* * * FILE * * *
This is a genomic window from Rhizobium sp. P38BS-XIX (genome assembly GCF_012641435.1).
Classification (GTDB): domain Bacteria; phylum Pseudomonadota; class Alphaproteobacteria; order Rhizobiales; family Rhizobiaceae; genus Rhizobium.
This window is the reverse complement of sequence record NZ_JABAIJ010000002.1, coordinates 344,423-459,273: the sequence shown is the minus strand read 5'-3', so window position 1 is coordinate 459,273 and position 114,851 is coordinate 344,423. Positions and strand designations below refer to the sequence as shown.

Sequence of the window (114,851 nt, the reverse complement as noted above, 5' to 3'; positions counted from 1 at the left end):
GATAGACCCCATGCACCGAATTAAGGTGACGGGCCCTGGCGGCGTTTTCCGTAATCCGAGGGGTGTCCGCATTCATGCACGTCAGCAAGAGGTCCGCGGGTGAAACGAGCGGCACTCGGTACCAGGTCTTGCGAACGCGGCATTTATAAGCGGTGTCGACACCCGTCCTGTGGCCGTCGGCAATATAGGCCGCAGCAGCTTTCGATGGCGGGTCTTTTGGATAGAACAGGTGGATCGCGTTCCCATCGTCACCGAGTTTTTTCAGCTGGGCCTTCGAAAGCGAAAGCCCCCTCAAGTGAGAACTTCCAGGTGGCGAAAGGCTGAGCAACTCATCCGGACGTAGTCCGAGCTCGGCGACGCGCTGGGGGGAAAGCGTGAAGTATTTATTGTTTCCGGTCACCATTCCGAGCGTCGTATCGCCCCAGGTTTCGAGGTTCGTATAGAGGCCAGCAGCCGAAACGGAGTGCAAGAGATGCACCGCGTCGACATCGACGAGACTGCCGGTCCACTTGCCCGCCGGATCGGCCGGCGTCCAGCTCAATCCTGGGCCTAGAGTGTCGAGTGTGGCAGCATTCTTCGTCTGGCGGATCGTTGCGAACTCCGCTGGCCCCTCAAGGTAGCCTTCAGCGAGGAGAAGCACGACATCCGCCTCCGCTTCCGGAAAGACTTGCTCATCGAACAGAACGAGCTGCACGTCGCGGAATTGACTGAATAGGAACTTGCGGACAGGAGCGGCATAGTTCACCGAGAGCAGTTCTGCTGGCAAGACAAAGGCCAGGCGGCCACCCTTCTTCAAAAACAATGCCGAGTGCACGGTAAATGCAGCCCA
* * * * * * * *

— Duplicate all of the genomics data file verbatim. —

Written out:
This is a genomic window from Rhizobium sp. P38BS-XIX (genome assembly GCF_012641435.1).
Classification (GTDB): domain Bacteria; phylum Pseudomonadota; class Alphaproteobacteria; order Rhizobiales; family Rhizobiaceae; genus Rhizobium.
This window is the reverse complement of sequence record NZ_JABAIJ010000002.1, coordinates 344,423-459,273: the sequence shown is the minus strand read 5'-3', so window position 1 is coordinate 459,273 and position 114,851 is coordinate 344,423. Positions and strand designations below refer to the sequence as shown.

Sequence of the window (114,851 nt, the reverse complement as noted above, 5' to 3'; positions counted from 1 at the left end):
GATAGACCCCATGCACCGAATTAAGGTGACGGGCCCTGGCGGCGTTTTCCGTAATCCGAGGGGTGTCCGCATTCATGCACGTCAGCAAGAGGTCCGCGGGTGAAACGAGCGGCACTCGGTACCAGGTCTTGCGAACGCGGCATTTATAAGCGGTGTCGACACCCGTCCTGTGGCCGTCGGCAATATAGGCCGCAGCAGCTTTCGATGGCGGGTCTTTTGGATAGAACAGGTGGATCGCGTTCCCATCGTCACCGAGTTTTTTCAGCTGGGCCTTCGAAAGCGAAAGCCCCCTCAAGTGAGAACTTCCAGGTGGCGAAAGGCTGAGCAACTCATCCGGACGTAGTCCGAGCTCGGCGACGCGCTGGGGGGAAAGCGTGAAGTATTTATTGTTTCCGGTCACCATTCCGAGCGTCGTATCGCCCCAGGTTTCGAGGTTCGTATAGAGGCCAGCAGCCGAAACGGAGTGCAAGAGATGCACCGCGTCGACATCGACGAGACTGCCGGTCCACTTGCCCGCCGGATCGGCCGGCGTCCAGCTCAATCCTGGGCCTAGAGTGTCGAGTGTGGCAGCATTCTTCGTCTGGCGGATCGTTGCGAACTCCGCTGGCCCCTCAAGGTAGCCTTCAGCGAGGAGAAGCACGACATCCGCCTCCGCTTCCGGAAAGACTTGCTCATCGAACAGAACGAGCTGCACGTCGCGGAATTGACTGAATAGGAACTTGCGGACAGGAGCGGCATAGTTCACCGAGAGCAGTTCTGCTGGCAAGACAAAGGCCAGGCGGCCACCCTTCTTCAAAAACAATGCCGAGTGCACGGTAAATGCAGCCCA